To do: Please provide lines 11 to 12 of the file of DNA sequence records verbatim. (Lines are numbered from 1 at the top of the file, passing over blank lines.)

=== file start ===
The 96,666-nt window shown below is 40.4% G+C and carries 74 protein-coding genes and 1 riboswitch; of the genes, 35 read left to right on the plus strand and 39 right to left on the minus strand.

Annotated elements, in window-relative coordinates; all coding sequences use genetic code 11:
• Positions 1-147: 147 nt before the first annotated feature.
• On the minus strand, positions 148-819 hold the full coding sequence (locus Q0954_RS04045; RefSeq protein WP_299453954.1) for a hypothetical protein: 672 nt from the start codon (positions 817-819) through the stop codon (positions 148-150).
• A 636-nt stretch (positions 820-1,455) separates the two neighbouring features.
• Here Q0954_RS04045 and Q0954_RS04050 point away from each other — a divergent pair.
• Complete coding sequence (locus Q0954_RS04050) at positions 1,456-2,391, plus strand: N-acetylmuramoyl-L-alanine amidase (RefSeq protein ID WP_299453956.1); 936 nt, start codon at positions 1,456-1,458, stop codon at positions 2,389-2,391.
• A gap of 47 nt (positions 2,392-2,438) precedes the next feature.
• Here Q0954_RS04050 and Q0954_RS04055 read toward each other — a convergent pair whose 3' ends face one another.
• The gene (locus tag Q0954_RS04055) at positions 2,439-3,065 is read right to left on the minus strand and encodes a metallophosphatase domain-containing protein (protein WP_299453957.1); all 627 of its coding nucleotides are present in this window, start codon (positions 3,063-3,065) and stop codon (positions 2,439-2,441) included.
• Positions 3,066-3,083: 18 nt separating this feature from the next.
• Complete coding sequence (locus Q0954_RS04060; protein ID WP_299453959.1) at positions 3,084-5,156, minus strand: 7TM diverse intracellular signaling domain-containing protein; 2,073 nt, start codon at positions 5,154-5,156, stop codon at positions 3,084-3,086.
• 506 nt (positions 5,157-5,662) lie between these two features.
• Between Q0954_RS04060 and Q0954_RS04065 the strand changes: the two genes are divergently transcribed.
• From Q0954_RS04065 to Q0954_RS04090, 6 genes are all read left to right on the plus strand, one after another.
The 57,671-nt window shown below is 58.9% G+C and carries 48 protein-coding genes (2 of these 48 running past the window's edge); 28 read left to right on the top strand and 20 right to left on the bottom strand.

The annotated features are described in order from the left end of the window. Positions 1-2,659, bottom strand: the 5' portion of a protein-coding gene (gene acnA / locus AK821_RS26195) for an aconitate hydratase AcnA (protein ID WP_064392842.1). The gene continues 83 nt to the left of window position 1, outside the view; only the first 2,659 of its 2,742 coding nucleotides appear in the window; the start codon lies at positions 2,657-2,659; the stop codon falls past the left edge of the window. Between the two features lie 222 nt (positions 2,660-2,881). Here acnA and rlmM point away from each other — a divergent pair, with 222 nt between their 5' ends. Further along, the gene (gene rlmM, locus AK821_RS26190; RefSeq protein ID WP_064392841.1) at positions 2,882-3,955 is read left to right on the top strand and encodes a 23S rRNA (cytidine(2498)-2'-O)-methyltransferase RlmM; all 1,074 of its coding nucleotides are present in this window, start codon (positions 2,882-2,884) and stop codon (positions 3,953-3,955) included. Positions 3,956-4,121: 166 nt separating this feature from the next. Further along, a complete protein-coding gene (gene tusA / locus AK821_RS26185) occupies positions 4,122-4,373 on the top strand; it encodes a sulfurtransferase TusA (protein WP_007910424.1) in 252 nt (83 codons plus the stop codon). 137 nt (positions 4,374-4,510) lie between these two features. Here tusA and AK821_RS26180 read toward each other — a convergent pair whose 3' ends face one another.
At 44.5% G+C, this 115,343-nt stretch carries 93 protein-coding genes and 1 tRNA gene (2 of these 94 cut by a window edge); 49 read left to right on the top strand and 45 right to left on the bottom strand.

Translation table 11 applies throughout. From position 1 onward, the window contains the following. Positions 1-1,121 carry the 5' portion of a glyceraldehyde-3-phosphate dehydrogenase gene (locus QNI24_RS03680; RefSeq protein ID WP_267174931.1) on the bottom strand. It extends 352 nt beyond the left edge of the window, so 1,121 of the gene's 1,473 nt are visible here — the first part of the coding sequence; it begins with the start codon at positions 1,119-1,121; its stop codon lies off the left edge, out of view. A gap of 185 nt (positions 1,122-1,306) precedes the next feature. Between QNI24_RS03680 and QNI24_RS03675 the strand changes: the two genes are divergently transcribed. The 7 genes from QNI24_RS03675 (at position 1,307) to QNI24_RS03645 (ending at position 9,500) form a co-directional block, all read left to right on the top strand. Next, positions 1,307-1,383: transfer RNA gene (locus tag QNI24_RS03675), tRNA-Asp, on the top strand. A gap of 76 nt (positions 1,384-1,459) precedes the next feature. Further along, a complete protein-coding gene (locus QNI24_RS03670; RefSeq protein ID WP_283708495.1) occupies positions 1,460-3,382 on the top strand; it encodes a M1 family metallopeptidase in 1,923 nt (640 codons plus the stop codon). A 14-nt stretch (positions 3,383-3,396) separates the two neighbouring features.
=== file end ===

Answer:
• Positions 3,066-3,083: 18 nt separating this feature from the next.
• Complete coding sequence (locus Q0954_RS04060; protein ID WP_299453959.1) at positions 3,084-5,156, minus strand: 7TM diverse intracellular signaling domain-containing protein; 2,073 nt, start codon at positions 5,154-5,156, stop codon at positions 3,084-3,086.